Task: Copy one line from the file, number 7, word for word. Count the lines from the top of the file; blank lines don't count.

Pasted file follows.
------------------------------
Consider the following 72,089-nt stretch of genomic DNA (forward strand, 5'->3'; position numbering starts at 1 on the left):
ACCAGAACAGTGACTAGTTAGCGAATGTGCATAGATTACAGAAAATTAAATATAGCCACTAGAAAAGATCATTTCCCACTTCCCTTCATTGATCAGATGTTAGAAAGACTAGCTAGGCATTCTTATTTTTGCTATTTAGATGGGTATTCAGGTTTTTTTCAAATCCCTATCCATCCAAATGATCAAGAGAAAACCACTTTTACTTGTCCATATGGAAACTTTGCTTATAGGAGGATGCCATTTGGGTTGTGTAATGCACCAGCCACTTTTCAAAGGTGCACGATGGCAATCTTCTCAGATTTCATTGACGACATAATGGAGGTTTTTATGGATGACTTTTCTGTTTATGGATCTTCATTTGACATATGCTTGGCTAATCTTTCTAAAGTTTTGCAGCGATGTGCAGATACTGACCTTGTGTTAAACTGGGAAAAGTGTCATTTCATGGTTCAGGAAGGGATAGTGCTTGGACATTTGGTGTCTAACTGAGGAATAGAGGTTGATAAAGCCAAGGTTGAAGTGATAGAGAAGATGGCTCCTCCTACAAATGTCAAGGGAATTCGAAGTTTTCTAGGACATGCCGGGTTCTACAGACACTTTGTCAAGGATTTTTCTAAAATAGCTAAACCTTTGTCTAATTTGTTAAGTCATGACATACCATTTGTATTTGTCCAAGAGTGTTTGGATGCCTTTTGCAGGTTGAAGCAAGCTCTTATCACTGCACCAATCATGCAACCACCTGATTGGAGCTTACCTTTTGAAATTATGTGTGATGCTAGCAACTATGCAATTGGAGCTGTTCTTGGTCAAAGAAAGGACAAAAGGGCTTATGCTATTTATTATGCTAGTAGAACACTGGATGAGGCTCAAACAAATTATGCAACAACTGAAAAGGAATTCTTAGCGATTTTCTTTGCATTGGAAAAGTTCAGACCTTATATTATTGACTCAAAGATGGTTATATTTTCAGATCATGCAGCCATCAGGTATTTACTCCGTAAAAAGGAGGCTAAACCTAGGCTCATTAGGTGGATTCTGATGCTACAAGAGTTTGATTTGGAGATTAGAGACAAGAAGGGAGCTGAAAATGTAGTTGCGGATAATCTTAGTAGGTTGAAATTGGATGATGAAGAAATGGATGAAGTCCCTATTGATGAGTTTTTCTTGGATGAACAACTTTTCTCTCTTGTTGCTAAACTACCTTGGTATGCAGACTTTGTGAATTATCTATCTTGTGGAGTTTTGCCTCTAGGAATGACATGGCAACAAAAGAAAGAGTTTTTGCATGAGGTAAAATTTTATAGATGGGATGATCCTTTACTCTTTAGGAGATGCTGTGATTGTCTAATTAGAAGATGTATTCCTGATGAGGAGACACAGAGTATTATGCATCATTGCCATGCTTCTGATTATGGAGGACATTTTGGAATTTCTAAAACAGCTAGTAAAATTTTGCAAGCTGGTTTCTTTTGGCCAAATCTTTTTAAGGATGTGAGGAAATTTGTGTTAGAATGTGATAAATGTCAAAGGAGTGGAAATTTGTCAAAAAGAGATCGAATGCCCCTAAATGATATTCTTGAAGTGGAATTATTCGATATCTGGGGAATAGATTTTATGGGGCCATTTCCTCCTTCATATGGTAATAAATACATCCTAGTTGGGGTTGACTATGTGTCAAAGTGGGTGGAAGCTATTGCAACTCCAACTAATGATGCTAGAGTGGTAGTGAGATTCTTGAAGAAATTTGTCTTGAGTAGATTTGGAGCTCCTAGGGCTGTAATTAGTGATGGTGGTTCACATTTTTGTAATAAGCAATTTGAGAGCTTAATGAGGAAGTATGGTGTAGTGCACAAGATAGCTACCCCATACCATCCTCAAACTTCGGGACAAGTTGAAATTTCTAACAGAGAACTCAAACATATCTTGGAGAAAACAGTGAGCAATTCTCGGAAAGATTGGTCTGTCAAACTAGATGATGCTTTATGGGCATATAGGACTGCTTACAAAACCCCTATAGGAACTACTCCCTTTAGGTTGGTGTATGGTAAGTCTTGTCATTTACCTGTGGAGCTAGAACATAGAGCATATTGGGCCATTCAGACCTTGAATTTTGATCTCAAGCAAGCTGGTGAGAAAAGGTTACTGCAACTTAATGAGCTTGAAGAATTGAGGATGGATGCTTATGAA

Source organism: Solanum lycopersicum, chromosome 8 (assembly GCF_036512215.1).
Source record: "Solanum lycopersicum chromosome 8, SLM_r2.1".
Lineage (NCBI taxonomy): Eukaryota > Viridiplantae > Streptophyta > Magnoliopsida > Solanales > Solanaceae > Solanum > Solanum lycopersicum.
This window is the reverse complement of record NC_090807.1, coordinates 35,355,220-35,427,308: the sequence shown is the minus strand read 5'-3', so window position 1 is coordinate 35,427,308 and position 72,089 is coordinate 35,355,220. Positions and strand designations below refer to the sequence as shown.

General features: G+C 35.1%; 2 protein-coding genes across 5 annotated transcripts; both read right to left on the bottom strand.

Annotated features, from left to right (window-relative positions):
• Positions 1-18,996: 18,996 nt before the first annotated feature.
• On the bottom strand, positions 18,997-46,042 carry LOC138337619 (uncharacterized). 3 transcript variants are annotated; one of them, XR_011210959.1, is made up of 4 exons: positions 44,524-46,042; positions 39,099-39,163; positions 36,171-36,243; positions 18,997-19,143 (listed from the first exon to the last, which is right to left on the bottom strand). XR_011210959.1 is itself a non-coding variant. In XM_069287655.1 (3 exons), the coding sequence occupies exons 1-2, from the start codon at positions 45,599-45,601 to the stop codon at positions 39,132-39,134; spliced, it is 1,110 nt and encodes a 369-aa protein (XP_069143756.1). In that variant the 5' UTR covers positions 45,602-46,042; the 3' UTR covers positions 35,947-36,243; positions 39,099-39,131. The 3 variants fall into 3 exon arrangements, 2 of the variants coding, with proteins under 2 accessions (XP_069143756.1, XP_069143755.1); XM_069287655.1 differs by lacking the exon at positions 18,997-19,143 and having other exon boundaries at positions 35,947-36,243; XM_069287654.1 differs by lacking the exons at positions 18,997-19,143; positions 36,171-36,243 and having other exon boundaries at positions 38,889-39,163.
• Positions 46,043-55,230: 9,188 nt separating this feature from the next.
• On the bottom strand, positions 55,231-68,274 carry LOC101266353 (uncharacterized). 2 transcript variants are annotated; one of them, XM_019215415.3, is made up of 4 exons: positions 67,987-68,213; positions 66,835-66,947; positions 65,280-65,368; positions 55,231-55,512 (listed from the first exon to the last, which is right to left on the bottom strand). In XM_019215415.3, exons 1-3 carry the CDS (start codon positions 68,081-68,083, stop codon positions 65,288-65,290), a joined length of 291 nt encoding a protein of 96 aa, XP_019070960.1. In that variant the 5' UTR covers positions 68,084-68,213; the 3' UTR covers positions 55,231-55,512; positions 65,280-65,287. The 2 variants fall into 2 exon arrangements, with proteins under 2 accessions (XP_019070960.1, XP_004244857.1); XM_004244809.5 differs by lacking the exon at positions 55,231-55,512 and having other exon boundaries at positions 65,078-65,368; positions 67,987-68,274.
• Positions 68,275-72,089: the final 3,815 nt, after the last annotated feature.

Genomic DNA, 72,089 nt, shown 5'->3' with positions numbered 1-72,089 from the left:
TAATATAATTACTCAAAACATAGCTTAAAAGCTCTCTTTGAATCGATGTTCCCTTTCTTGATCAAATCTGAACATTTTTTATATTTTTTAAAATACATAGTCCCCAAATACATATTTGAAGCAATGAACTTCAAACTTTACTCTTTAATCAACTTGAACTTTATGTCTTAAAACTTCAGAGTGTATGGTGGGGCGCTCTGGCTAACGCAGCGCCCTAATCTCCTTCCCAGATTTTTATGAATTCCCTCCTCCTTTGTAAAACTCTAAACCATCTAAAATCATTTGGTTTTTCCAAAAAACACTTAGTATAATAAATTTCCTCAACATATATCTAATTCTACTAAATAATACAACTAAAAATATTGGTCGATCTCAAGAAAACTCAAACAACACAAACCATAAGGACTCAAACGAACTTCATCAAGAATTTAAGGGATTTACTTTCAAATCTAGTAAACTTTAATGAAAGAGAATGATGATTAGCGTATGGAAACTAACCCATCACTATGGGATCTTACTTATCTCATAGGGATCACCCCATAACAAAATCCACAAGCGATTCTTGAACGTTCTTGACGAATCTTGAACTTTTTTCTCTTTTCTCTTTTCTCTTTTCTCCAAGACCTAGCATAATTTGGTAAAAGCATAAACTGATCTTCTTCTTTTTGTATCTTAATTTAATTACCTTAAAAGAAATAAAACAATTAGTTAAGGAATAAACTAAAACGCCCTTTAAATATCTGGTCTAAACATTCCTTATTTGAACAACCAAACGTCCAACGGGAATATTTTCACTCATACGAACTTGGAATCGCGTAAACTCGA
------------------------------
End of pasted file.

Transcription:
General features: G+C 35.1%; 2 protein-coding genes across 5 annotated transcripts; both read right to left on the bottom strand.